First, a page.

FountainBlue’s September 2 VIP roundtable was on the topic of Embracing the Age of Personalization. Please join us in thanking our gracious hosts at Hitachi. The executives in attendance at this month’s roundtable represented a wide range of industries, roles, functions and company sizes. Therefore, their perspectives on who the customer is, what the customers’ needs are, and how best to address them varied widely. Below is a compilation of their collective thoughts regarding serving the needs of the customer.
- Companies can’t be everything for everyone. They must have a clear idea of which customers they serve and know how to serve them well, to the point of even anticipating their needs.
- Serving the customer means also that the business must morph, depending on the needs of the customer. This in general means offering more customized professional services, offering platforms for customizations, offering integrated products and services, etc.,
- Companies from all industries are better leveraging technology to deliver to the needs of the customer.
- Companies must adhere to the policies and requirements of the company where their headquarters are located, as well as all the countries where their customers reside. Interactions and services may become quite complex and complicated.
- Gone are the days when people await the formal glossy newsletter. Real-time, social communications and interactive mobile applications are the best ways to connect with your customers, partners and other stakeholders.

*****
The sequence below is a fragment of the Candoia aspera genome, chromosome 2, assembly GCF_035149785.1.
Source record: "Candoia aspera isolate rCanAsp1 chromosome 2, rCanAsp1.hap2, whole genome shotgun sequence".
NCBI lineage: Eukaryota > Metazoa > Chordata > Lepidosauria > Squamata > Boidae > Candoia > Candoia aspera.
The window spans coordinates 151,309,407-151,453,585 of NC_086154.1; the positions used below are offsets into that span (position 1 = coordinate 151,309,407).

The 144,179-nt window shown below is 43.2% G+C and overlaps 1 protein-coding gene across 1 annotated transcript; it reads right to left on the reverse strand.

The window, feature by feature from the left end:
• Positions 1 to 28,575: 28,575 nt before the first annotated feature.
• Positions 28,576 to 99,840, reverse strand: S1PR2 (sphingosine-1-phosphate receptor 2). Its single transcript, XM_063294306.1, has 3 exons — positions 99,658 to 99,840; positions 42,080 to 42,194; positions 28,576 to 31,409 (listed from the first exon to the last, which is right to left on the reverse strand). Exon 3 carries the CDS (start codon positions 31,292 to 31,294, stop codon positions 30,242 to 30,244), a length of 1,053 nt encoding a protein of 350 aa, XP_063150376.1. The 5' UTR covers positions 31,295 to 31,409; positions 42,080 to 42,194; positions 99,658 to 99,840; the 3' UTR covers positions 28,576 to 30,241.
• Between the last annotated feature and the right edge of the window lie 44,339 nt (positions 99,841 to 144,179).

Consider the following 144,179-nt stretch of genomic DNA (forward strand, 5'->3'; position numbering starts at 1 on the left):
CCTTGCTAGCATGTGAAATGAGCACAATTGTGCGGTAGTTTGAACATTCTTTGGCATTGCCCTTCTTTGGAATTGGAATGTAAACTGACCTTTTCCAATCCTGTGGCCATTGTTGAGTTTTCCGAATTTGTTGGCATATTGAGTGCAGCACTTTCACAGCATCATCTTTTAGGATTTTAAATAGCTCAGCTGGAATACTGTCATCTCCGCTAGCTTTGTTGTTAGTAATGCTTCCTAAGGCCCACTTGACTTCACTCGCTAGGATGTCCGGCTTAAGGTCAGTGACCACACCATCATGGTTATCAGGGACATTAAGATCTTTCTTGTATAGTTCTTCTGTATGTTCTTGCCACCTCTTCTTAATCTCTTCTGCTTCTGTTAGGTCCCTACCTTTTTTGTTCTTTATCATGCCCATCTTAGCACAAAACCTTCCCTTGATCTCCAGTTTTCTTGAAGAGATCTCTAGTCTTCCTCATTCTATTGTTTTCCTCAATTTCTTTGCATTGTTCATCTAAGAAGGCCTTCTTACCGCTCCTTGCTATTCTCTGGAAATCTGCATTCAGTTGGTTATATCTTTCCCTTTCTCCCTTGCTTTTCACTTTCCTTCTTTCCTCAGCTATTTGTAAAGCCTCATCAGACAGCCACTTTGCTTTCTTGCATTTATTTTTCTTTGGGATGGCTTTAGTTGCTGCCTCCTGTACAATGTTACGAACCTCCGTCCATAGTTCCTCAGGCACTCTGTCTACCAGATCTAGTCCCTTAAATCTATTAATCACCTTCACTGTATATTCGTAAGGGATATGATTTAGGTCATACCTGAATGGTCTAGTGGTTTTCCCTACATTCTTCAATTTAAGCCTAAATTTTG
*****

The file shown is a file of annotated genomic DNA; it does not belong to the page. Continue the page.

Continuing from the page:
- The attention span of the customer has gotten really short. Think about offering a 20 second sound bite as a teaser so that they will see a 14 minute video show.
Here are some predictions from our group of execs:
- Pay-as-you-go software-as-a-service offerings will become an essential requirement for vendors.
- Customer expectations will continue to rise exponentially and companies will be continuing to scramble to get customers the level of instantaneous, detailed information and analysis they seek.
- The Intelligence of Things will be focused on solving real-world problems.
- The role of the channel will become much more important and channel leaders will be chartered with translating the needs of the customer and simplifying and mapping these to solutions which are scalable, leveraging technology.
- Immersion experiences will become more integral to better understanding the needs of the customer.
- Ease of use and intuitiveness of flow will be so much more important as customers will have low tolerance for things that are too complex, confusing or complicated to be usable. It’s an Age of Convenience!
- Configuration platforms will help customers customize to their own needs, following an architecture and structure designed by companies.
- Companies which offer integrated services from soup to nuts will earn a large and loyal customer base.
- Companies who can best understand and sell to niche international markets will see better returns. An example is Coke, who has a separate formula for different locations. In fact, most companies already do this, with the BMW3 series being an exception.
- The same can be said for companies who can successfully connect with specific industry verticals.
- There will be more money available in general, but it would be offered to fewer companies who truly understand the needs of the customer and seamlessly deliver to those needs.
- 5 Tech Trends Redefining the Customer Experience, Information Week, August 2016
- Create Multi-modal instant content, integrating words, images, sounds and video.
- Think of IoT as devices that provide the next major channel of communication.
- Leverage data science to deliver differentiated and personalized experiences.
Automate business processes with bots, agents and supervisors.
Invest in a modern microservice cloud architecture, where applications are divided into hundreds of independent microservices.
- The Age of Personalization: Why Curated Content Is Good For Business, Magnify Team, July 21, 2016
- Personalization has transformed from a marketing objective to a larger value system that guides how we produce and consume content